“I think the internet of things is something that’s definitely coming, but is at the same time more at risk than other things because it requires standards and openness and interoperability,” explains Myriam Joire, evangelist for maverick smart watch maker Pebble.
There can be something downright robotic about the corporate spokesperson/“evangelist”, paid to articulate opinions that may or may not be their own. No such danger here: Joire (speaking ahead of her keynote appearance at this month’s Broadband World Forum in Amsterdam, where the IoT promises to the very definition of a hot topic) sounds sincerely simpatico with her employer –
“We all need to put our greed aside in order to make this happen,” she continues. “We need to think of the big picture and the long term repercussions of what we’re doing, rather than the immediate short-term profit. That’s my approach and I think in general Pebble’s approach in terms of wanting to be a player in the field. What makes Pebble super-unique is that it really comes from this open, DIY, hacker background.That gives us principles, and really defies a lot of what you see in this silo type ecosystem that apps on Google are slowly creating…”
Prior to joining Pebble, Joire was well-known as the senior mobile editor at Engadget. “I’ve been following computers since the very first personal computers were kits that you could build and solder together. I really got excited about mobile phones because they were a computer in my pocket.” So, when she came across Pebble – “a computer on your wrist” – she was instantly enthusiastic, and actually broke the story of its maverick origins (it raised over $10 million in start-up money from Kickstarter).
And, having written, about Pebble, Joire quickly became an aficionado.
“It really changed my life because, as a journalist getting a thousand emails a day, Pebble let me further filter and surface the important things. Messages from the my spouse and my friends, things that were starting to take a backseat because of my busy, busy schedule, finally surfaced on my wrist as notifications and really made the product super compelling to me. Getting to know people’s habits, knowing their location, knowing a whole bunch of other things about them – this will make for smarter notifications.”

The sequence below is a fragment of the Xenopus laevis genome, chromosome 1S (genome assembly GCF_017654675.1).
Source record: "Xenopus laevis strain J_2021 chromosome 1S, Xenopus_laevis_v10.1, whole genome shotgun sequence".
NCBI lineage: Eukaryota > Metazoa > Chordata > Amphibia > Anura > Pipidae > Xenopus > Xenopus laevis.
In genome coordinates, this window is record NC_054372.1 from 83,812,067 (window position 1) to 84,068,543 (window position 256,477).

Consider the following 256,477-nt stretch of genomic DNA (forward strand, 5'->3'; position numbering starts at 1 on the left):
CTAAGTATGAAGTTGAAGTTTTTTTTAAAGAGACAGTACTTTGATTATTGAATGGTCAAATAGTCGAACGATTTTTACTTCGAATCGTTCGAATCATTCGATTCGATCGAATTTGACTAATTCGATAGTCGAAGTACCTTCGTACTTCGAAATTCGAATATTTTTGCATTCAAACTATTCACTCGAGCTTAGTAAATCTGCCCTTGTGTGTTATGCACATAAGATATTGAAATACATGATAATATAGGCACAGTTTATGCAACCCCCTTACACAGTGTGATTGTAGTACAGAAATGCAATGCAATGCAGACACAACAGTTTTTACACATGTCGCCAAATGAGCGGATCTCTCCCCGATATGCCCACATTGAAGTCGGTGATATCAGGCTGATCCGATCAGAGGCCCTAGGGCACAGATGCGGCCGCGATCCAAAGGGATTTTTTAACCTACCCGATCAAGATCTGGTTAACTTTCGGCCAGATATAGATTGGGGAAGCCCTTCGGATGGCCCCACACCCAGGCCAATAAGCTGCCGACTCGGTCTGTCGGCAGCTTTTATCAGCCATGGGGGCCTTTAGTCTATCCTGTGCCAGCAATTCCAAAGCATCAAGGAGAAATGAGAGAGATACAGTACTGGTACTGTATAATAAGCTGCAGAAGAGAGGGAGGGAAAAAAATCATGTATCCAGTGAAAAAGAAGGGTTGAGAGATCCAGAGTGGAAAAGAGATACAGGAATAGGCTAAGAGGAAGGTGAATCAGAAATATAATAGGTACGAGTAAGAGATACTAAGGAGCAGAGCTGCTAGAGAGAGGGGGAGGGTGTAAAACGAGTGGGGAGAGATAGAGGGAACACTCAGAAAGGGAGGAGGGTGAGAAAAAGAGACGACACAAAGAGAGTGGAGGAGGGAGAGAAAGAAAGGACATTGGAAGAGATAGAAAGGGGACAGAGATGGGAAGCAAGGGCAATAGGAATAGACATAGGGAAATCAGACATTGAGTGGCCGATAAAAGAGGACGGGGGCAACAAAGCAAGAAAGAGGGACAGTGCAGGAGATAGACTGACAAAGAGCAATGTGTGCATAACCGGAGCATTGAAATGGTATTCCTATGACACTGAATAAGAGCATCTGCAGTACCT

Joire’s emphasis on the contemporary significance of notifications is striking. She calls them, “the modern RSS feed of your life,” and insists that there’s significant benefit to having them appear in such an immediately visible, accessible way via Pebble.
“Ultimately your notification could be a piece of news, and it could be something that leads you to make a decision. It could also be an informative thing – like, there’s a traffic accident up ahead. I think there’s a huge context there that people gain from having instant access to it on their wrists, without having to dig around for their phone, which oftentimes is in their purse or hidden away. I think overall what really compels me is the fact that we’re simplifying people’s lives.”
Meanwhile the underlying point remains that Pebble should and could be one of a myriad of innovations that, taken together, will hugely simplify human life (and that will collectively be known as “the internet of things”).
Which brings us back to the ‘but’…
“If people have to buy everything from Apple or from Google then it’s not going to be beneficial to anyone. It’s not going to be beneficial to the economy, it’s not going to be beneficial to technology – to the progress of technology, to innovation. Unfortunately I think we’re heading that way, more and more. There’s less diversity in the tech ecosystem than ever. The innovation gets stifled by big companies either acquiring or subverting really great things that happen out there.”
It will be interesting to see how Joire’s message (something between a sales-pitch and a warning) is received at the Broadband World Forum later this month…